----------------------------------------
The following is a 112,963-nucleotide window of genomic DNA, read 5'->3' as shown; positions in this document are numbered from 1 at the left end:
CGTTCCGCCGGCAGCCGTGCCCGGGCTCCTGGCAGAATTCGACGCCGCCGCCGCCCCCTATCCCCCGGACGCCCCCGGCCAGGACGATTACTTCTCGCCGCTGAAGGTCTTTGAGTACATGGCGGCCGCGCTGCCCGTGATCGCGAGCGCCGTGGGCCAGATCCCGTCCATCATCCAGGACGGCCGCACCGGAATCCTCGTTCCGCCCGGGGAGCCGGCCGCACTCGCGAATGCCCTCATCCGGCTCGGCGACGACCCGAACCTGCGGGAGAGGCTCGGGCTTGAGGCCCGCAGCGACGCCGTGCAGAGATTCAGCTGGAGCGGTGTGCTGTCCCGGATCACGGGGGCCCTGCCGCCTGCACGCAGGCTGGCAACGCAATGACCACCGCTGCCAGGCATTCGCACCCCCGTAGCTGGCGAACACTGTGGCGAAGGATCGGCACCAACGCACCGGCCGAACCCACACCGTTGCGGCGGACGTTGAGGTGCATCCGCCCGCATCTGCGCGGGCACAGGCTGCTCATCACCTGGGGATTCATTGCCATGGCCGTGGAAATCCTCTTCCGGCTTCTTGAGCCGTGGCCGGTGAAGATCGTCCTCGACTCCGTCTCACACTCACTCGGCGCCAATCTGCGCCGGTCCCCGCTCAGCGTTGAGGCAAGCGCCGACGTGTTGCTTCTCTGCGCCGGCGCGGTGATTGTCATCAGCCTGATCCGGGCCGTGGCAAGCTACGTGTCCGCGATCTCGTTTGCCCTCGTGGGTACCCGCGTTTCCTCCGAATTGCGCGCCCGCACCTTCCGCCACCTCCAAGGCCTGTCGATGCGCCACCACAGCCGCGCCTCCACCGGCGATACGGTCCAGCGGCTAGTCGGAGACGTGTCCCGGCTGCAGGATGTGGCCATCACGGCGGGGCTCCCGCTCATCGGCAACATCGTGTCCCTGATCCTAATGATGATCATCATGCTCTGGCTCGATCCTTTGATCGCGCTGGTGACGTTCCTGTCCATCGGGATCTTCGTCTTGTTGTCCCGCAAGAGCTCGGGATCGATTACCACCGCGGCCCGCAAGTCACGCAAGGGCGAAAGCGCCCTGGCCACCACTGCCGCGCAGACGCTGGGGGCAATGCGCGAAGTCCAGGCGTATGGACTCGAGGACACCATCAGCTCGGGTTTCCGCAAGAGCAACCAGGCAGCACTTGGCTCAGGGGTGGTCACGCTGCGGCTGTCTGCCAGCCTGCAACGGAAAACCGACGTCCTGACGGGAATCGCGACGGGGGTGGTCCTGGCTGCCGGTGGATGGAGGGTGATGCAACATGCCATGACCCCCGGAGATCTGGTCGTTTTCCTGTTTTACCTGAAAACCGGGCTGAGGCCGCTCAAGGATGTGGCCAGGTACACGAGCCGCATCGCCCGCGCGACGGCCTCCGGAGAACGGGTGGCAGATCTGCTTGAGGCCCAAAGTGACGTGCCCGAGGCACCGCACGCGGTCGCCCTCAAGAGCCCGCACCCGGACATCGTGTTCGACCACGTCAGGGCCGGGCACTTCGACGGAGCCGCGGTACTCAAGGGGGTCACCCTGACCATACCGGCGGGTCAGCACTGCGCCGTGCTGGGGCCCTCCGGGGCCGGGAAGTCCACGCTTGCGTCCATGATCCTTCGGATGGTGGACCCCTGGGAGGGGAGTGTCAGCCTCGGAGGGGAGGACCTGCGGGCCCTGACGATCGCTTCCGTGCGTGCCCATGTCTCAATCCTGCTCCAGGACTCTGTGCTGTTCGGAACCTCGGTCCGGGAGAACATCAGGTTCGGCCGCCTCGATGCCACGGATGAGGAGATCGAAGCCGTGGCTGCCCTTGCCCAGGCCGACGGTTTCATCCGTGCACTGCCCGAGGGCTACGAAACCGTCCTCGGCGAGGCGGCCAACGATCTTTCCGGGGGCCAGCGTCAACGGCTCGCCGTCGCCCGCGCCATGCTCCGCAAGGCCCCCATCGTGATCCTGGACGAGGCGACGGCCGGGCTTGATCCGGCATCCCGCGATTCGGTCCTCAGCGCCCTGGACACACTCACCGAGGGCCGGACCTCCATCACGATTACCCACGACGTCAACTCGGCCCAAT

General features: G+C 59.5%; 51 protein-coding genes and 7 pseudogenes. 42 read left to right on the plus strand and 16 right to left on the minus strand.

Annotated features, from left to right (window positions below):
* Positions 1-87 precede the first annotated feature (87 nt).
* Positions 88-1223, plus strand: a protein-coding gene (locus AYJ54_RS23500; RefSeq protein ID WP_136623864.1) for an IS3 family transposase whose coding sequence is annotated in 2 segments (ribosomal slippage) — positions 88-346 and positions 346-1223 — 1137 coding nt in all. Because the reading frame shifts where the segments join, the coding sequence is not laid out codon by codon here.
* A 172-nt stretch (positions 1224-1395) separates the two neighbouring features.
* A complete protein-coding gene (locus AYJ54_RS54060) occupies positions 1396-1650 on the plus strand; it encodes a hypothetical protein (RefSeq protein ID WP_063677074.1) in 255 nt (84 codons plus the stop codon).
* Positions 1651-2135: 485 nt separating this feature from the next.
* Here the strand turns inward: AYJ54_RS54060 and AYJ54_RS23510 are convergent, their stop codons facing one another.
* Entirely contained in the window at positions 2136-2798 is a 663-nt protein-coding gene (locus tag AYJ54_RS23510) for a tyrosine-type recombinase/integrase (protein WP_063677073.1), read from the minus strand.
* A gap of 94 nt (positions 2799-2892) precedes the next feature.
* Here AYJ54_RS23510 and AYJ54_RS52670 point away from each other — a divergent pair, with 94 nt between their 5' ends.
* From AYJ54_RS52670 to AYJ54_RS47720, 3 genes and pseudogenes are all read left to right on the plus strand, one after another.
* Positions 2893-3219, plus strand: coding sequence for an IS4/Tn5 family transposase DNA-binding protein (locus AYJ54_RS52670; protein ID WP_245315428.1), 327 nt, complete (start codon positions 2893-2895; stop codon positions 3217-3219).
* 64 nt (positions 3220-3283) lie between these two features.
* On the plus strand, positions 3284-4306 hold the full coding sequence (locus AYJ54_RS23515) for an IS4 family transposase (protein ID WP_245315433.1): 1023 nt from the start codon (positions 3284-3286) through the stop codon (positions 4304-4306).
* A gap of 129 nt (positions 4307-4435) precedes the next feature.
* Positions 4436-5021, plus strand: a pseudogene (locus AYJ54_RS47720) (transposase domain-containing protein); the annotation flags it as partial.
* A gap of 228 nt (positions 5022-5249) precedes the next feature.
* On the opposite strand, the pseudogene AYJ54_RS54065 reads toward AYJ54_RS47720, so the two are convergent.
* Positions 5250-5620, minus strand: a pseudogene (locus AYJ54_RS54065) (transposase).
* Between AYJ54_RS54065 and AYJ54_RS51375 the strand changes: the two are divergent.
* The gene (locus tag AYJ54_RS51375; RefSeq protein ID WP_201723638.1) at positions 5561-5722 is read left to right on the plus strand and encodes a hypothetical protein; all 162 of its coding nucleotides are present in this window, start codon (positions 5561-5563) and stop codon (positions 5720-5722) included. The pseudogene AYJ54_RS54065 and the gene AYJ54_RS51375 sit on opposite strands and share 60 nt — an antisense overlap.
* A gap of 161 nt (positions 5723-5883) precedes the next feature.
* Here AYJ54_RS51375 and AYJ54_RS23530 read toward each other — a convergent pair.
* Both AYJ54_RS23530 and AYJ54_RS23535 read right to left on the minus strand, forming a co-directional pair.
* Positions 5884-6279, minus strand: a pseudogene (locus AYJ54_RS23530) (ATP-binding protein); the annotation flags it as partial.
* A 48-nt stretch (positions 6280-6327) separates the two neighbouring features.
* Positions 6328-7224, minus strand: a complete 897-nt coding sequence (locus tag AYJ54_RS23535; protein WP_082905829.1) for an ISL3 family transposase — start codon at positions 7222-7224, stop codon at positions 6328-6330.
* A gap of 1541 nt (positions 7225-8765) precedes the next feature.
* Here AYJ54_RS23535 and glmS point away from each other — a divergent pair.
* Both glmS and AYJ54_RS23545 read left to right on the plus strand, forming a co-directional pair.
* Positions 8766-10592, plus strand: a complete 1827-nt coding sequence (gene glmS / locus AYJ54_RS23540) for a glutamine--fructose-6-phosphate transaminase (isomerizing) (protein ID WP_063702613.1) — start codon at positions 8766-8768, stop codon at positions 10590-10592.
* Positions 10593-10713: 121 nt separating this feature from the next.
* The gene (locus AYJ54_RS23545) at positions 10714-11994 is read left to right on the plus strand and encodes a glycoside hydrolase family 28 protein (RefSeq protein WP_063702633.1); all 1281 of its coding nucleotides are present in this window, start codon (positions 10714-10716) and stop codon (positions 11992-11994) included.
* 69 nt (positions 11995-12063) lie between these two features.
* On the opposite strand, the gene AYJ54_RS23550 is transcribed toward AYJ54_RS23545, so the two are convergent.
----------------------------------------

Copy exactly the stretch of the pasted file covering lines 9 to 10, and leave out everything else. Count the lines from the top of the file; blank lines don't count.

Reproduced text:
* Positions 1651-2135: 485 nt separating this feature from the next.
* Here the strand turns inward: AYJ54_RS54060 and AYJ54_RS23510 are convergent, their stop codons facing one another.